Hackaday Prize Entry: Density Altitude Gauge

Despite what extraordinarily overpowered quadcopters suggest, the air pressure of whatever a flying machine flys at is extremely important. Pressure is dependent on altitude and temperature, and there are hundreds of NTSB investigations that have concluded density altitude – pressure altitude corrected for nonstandard temperature variations – was the reason for a crash. Normally density altitude is computed through a slide rule or a flight computer, with the pilot entering in altitude and temperature, but somehow accidents still happen. For his entry to The Hackaday Prize, [Neil McNeight] is building an automated density altitude calculator to automate the process entirely.

Instead of having a pilot enter the altitude and temperature into a flight computer manually, [Neil]’s device grabs the current altitude from a GPS unit, and reads the temperature with a tiny sensor acquired from SparkFun. With just a little bit of math, this device will spit out the altitude an airplane or ‘copter thinks it’s at.

While the FAA won’t allow instruments that are cobbled together on a breadboard, this does have a few applications in the RC world. There are extremely high performance racing quadcopters out there now, and knowing how the craft will perform before flying it will save a few props.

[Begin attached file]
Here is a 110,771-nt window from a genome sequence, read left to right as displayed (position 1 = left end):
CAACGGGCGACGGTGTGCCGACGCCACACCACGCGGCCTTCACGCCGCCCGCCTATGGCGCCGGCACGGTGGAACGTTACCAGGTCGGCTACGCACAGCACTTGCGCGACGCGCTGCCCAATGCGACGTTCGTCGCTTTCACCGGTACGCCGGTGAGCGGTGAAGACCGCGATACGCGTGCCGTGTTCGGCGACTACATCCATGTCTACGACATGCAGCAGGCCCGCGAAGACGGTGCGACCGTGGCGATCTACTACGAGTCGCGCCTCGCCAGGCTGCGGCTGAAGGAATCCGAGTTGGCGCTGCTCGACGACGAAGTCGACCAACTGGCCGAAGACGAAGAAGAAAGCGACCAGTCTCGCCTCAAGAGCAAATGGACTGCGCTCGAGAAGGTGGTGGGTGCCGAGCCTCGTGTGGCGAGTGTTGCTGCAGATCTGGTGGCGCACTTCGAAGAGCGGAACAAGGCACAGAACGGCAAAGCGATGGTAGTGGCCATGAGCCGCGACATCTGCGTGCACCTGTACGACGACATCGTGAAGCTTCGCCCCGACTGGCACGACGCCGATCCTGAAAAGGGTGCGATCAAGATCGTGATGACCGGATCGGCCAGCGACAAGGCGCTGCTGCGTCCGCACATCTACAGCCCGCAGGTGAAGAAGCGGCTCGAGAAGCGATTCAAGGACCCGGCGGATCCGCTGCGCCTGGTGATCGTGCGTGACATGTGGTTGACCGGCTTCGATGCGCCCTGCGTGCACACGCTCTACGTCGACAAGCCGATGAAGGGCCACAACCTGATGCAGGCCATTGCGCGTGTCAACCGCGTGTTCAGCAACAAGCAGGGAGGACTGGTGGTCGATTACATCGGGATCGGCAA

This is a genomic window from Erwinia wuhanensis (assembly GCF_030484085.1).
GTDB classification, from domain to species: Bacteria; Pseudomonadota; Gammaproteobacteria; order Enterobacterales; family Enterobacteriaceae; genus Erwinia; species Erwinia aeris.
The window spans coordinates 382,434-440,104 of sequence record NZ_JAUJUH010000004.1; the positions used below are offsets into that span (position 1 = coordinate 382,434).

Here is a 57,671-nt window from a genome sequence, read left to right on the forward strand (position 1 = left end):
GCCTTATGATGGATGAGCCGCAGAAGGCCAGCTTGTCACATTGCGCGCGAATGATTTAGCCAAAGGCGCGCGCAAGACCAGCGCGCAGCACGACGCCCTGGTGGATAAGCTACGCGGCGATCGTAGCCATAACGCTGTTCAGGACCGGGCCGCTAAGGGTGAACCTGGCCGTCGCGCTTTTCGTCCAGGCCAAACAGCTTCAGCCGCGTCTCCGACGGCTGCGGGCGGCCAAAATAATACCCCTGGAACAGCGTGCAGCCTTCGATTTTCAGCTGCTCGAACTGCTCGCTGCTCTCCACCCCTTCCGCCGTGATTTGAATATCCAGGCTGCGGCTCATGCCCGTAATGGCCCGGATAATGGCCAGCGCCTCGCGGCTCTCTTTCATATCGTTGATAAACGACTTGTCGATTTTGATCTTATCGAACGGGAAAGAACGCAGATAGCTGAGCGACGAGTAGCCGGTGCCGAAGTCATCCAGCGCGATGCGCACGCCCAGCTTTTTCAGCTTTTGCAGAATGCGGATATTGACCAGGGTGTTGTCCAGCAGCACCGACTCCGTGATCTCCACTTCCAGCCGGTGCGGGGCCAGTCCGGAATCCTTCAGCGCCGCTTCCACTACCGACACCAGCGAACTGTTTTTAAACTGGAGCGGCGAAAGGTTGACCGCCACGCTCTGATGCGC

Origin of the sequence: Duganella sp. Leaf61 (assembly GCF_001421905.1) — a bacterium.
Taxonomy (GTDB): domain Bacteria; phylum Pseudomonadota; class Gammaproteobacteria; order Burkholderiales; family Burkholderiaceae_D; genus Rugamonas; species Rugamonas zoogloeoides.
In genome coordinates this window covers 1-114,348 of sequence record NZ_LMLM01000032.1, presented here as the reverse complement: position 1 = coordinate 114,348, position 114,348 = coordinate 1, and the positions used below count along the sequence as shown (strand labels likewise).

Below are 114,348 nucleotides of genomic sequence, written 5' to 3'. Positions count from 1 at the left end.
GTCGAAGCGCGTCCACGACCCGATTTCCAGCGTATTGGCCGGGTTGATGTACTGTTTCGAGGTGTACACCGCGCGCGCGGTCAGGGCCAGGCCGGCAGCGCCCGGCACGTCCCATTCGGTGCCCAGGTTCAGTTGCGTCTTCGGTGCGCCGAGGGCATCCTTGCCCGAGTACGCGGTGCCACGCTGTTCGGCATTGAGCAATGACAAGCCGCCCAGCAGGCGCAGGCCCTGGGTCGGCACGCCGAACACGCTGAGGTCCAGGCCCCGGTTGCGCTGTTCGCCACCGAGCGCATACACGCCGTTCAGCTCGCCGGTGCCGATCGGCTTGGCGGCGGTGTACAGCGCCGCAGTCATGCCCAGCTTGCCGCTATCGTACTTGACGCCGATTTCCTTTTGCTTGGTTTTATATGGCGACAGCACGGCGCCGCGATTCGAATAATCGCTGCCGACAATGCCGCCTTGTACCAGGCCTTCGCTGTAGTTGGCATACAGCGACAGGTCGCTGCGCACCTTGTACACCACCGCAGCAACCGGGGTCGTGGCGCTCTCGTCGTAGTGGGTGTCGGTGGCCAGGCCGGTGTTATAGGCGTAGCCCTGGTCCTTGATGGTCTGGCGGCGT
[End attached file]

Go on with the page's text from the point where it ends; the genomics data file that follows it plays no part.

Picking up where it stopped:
The 2015 Hackaday Prize is sponsored by:

An Introduction To Valve’s Tracking Hardware

[Alan Yates] brought a demo of Valve’s new VR tech that’s the basis of the HTC Vive system to Maker Faire this year. It’s exceptionally clever, and compared to existing VR headsets it’s probably one of the best headtracking solutions out there.

With VR headsets, the problem isn’t putting two displays in front of the user’s eyes. The problem is determining where the user is looking quickly and accurately. IMUs and image processing techniques can be used with varying degrees of success, but to do it right, it needs to be really fast and really cheap.

[Alan] and [Valve]’s ‘Lighthouse’ tracking unit does this by placing a dozen or so IR photodiodes on the headset itself. On the tracking base station, IR lasers scan in the X and Y axes. By scanning these IR lasers across the VR headset, the angle of the headset to the base station can be computed in just a few cycles of a microcontroller. For a bunch of one cent photodiodes, absolute angles and the orientation to a base station can be determined very easily, something that has some pretty incredible applications for everything from VR to robotics.

Remember all of the position tracking hacks that came out as a result of the Nintendo Wii using IR beacons and a tracking camera? This seems like an evolutionary leap forward but in the same realm and can’t wait to see people hacking on this tech!

Tin Spider Is 13-foot Rideable Strandbeest

Arguably our best find at Bay Area Maker Faire this year was the Tin Spider built by [Scott Parenteau]. He constructed the 13-foot tall vehicle to take with him on his very first trip to Burning Man back in 2012. There’s very little information available online so we were excited that [Scott] spent some time speaking with us on Saturday.